6 thoughts on “Stories from Jail: Random Things I Learned Doing Time

  1. That was interesting, so actually it’s not like on tv I guess? The thing I can’t understand is the following: when you really think your partner is going to kill you, would you like to see him/her again? I think when you’ve made the call, it would be a clear sign that something in the relationship isn’t working. How long can such a sentence be?

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    1. No, it wasn’t like TV. It was more like being stuck in a waiting room. Some people are good at passing the time, others not so much. I certainly wouldn’t want to go back, but I tell people it was long time, not hard time.

      As for your other question, I think a lot of it has to do with the socioeconomics and environments a lot of these people came from. Some women fell for the gaslighting of “Baby, I just love you so much and I made a mistake and it’ll never happen again.” Some women see themselves as 21-year-olds with three children by two men and can’t imagine not having the help, either financial or in child rearing. I think most are just scared of being alone and don’t understand they could strive for a better life if they sought out the proper resources.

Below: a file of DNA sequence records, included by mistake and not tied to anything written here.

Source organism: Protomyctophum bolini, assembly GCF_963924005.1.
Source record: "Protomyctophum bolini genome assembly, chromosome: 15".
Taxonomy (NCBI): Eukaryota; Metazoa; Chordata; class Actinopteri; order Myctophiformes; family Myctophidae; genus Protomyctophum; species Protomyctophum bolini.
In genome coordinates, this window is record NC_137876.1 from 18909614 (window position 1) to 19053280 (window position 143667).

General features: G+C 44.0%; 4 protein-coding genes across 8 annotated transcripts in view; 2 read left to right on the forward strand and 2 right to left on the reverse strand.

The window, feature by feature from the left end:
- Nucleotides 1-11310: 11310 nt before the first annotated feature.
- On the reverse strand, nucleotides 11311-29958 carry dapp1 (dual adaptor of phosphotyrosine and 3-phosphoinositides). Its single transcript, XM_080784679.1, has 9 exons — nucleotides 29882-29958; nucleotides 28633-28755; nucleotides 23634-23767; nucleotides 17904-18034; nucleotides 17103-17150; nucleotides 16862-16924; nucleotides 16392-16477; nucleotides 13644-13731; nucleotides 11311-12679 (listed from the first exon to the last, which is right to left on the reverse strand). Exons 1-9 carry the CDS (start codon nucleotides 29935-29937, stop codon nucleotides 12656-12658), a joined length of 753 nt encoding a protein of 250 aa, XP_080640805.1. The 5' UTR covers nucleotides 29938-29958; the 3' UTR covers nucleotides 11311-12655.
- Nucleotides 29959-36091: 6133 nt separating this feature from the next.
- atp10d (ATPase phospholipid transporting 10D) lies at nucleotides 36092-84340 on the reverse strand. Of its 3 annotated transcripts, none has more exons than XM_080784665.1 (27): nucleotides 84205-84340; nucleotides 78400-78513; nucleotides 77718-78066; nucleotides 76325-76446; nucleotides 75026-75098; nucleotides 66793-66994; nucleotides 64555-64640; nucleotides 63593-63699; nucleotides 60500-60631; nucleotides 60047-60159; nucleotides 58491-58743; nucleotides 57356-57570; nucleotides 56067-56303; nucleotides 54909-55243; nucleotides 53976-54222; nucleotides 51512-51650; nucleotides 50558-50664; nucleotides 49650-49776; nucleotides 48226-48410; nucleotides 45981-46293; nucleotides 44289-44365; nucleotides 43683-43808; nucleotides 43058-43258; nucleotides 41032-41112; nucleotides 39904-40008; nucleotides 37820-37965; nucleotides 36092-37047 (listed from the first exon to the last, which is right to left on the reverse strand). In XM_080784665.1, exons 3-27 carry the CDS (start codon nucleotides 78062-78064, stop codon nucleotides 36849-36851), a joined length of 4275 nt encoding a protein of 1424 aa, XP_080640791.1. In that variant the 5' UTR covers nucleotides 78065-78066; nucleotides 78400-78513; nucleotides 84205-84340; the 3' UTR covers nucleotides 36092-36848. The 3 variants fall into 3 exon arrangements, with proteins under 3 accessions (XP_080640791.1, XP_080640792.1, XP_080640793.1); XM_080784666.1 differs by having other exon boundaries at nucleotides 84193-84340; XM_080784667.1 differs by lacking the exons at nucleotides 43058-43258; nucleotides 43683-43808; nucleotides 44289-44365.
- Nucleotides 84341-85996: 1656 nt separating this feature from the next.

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      1. Circumstances play a big role in these things off course. I honestly can’t know how I would react if placed in the same position. Thank you for your answer, I think I learned something. Nothing is as black or white as it seems.

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  2. Does the length of your sentence influence where you do your time? In Canada anything up to 2 years less a day is served in provincial jail, and 2 years plus is in federal penitentiary. Is there anything similar in the US?

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    1. I believe it varies from state-to-state in the US. Here in Maine, you do your time in a county jail up to 9 months. Anything beyond that is state prison, unless you have federal charges, then you go to federal prison.

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